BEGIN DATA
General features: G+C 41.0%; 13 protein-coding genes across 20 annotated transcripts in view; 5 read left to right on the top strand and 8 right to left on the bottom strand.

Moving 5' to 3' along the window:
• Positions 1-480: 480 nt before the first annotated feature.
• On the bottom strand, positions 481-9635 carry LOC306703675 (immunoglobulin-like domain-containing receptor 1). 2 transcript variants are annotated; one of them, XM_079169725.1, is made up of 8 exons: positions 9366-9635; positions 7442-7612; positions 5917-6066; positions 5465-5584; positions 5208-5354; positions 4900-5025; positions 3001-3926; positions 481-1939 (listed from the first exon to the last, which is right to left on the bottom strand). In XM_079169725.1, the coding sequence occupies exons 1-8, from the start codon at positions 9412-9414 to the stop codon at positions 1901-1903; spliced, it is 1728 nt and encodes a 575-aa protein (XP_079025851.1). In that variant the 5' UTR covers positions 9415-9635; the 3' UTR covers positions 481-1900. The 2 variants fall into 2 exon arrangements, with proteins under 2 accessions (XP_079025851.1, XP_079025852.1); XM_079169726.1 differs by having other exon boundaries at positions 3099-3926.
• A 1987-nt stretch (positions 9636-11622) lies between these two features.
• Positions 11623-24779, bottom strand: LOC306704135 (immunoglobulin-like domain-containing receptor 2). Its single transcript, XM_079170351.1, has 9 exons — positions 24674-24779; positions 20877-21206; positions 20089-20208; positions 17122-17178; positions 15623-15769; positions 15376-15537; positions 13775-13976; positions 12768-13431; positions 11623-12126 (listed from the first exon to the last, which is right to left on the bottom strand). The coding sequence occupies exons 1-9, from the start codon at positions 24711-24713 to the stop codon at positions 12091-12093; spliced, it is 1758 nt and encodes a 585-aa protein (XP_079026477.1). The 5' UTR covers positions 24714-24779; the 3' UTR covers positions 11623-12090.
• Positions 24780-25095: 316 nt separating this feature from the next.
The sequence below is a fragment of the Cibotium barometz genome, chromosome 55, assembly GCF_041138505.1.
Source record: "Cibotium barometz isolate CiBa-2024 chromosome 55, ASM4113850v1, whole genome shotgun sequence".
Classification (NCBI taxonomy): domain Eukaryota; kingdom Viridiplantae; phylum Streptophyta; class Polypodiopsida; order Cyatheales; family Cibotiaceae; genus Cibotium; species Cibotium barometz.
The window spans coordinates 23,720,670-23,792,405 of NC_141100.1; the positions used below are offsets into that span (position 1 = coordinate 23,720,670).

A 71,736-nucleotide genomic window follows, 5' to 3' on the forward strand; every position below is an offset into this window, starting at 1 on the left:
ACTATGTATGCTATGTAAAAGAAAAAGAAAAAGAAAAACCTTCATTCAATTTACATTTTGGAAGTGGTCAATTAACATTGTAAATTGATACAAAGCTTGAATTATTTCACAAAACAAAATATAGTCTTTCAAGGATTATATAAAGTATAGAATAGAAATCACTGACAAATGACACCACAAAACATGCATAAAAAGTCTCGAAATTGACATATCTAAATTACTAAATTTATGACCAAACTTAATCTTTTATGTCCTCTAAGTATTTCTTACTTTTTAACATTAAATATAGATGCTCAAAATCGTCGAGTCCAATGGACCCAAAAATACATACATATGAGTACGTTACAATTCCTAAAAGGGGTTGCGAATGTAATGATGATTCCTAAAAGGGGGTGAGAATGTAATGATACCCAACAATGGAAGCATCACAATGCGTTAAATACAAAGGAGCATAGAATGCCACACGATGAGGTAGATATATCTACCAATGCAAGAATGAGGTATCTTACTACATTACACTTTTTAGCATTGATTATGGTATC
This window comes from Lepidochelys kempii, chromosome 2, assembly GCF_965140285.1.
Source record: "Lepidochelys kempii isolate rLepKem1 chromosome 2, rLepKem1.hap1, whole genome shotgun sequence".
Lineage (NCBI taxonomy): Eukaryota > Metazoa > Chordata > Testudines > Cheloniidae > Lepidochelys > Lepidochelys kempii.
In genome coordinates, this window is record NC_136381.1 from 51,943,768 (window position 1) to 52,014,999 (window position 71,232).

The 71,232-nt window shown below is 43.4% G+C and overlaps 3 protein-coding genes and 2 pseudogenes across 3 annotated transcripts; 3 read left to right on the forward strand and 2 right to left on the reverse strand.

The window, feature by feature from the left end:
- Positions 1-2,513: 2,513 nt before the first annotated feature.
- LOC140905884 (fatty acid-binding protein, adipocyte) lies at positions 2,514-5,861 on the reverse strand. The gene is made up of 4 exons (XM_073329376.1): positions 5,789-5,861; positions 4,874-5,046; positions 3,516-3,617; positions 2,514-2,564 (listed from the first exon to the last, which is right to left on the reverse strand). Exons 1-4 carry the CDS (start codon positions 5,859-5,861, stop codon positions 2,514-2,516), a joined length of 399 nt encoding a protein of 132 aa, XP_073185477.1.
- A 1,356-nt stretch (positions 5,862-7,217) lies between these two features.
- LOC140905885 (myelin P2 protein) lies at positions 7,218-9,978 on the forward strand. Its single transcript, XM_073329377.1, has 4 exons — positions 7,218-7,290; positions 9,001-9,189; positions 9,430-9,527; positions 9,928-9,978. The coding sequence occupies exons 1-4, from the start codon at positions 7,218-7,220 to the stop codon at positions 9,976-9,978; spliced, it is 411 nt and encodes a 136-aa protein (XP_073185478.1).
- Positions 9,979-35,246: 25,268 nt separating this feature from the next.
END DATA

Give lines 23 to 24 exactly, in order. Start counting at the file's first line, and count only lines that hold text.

- LOC140905885 (myelin P2 protein) lies at positions 7,218-9,978 on the forward strand. Its single transcript, XM_073329377.1, has 4 exons — positions 7,218-7,290; positions 9,001-9,189; positions 9,430-9,527; positions 9,928-9,978. The coding sequence occupies exons 1-4, from the start codon at positions 7,218-7,220 to the stop codon at positions 9,976-9,978; spliced, it is 411 nt and encodes a 136-aa protein (XP_073185478.1).
- Positions 9,979-35,246: 25,268 nt separating this feature from the next.